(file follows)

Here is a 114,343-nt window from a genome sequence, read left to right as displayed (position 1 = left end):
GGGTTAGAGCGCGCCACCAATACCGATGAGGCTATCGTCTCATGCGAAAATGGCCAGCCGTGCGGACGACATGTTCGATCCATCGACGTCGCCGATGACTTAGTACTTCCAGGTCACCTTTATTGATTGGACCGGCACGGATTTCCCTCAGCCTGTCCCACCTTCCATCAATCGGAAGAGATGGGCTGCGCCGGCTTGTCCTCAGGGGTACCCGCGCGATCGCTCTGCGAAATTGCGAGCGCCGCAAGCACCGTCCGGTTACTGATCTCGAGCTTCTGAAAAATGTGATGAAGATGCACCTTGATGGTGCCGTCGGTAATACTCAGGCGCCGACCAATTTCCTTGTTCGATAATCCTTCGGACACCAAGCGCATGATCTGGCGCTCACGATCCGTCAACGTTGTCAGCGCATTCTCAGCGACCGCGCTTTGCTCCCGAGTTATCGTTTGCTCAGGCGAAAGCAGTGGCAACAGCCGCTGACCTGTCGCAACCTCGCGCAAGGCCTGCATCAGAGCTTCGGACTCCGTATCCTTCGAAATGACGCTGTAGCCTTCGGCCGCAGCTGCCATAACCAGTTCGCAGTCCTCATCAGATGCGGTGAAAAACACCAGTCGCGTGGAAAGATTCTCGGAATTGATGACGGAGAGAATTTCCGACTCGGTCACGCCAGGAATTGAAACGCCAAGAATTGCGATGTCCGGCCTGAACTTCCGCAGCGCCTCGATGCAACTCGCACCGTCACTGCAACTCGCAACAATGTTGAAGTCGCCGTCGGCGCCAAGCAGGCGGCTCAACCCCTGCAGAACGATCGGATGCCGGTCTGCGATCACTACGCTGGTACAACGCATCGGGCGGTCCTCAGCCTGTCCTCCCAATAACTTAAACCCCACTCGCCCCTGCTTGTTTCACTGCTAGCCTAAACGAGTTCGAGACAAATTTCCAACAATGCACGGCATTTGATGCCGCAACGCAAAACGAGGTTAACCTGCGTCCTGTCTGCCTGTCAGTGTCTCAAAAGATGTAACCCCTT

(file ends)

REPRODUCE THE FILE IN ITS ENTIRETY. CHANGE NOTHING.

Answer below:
Here is a 114,343-nt window from a genome sequence, read left to right as displayed (position 1 = left end):
GGGTTAGAGCGCGCCACCAATACCGATGAGGCTATCGTCTCATGCGAAAATGGCCAGCCGTGCGGACGACATGTTCGATCCATCGACGTCGCCGATGACTTAGTACTTCCAGGTCACCTTTATTGATTGGACCGGCACGGATTTCCCTCAGCCTGTCCCACCTTCCATCAATCGGAAGAGATGGGCTGCGCCGGCTTGTCCTCAGGGGTACCCGCGCGATCGCTCTGCGAAATTGCGAGCGCCGCAAGCACCGTCCGGTTACTGATCTCGAGCTTCTGAAAAATGTGATGAAGATGCACCTTGATGGTGCCGTCGGTAATACTCAGGCGCCGACCAATTTCCTTGTTCGATAATCCTTCGGACACCAAGCGCATGATCTGGCGCTCACGATCCGTCAACGTTGTCAGCGCATTCTCAGCGACCGCGCTTTGCTCCCGAGTTATCGTTTGCTCAGGCGAAAGCAGTGGCAACAGCCGCTGACCTGTCGCAACCTCGCGCAAGGCCTGCATCAGAGCTTCGGACTCCGTATCCTTCGAAATGACGCTGTAGCCTTCGGCCGCAGCTGCCATAACCAGTTCGCAGTCCTCATCAGATGCGGTGAAAAACACCAGTCGCGTGGAAAGATTCTCGGAATTGATGACGGAGAGAATTTCCGACTCGGTCACGCCAGGAATTGAAACGCCAAGAATTGCGATGTCCGGCCTGAACTTCCGCAGCGCCTCGATGCAACTCGCACCGTCACTGCAACTCGCAACAATGTTGAAGTCGCCGTCGGCGCCAAGCAGGCGGCTCAACCCCTGCAGAACGATCGGATGCCGGTCTGCGATCACTACGCTGGTACAACGCATCGGGCGGTCCTCAGCCTGTCCTCCCAATAACTTAAACCCCACTCGCCCCTGCTTGTTTCACTGCTAGCCTAAACGAGTTCGAGACAAATTTCCAACAATGCACGGCATTTGATGCCGCAACGCAAAACGAGGTTAACCTGCGTCCTGTCTGCCTGTCAGTGTCTCAAAAGATGTAACCCCTT